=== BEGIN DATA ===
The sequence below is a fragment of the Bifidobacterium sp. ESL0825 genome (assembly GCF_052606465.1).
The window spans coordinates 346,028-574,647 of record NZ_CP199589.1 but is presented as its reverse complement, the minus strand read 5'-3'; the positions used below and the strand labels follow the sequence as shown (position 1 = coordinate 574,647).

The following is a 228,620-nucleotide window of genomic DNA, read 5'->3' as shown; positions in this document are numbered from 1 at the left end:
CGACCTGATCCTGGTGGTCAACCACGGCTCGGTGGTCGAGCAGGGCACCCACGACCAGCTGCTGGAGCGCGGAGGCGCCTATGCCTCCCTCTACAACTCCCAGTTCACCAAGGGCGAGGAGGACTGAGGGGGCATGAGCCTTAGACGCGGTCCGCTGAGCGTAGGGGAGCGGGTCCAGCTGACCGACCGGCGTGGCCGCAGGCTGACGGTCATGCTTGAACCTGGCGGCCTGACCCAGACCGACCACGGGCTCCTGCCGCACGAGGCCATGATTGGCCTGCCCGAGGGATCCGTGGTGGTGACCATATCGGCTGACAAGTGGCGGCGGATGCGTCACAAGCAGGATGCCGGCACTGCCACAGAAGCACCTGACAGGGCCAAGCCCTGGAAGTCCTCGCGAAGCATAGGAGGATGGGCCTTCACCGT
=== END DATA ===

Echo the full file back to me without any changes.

The sequence below is a fragment of the Bifidobacterium sp. ESL0825 genome (assembly GCF_052606465.1).
The window spans coordinates 346,028-574,647 of record NZ_CP199589.1 but is presented as its reverse complement, the minus strand read 5'-3'; the positions used below and the strand labels follow the sequence as shown (position 1 = coordinate 574,647).

The following is a 228,620-nucleotide window of genomic DNA, read 5'->3' as shown; positions in this document are numbered from 1 at the left end:
CGACCTGATCCTGGTGGTCAACCACGGCTCGGTGGTCGAGCAGGGCACCCACGACCAGCTGCTGGAGCGCGGAGGCGCCTATGCCTCCCTCTACAACTCCCAGTTCACCAAGGGCGAGGAGGACTGAGGGGGCATGAGCCTTAGACGCGGTCCGCTGAGCGTAGGGGAGCGGGTCCAGCTGACCGACCGGCGTGGCCGCAGGCTGACGGTCATGCTTGAACCTGGCGGCCTGACCCAGACCGACCACGGGCTCCTGCCGCACGAGGCCATGATTGGCCTGCCCGAGGGATCCGTGGTGGTGACCATATCGGCTGACAAGTGGCGGCGGATGCGTCACAAGCAGGATGCCGGCACTGCCACAGAAGCACCTGACAGGGCCAAGCCCTGGAAGTCCTCGCGAAGCATAGGAGGATGGGCCTTCACCGT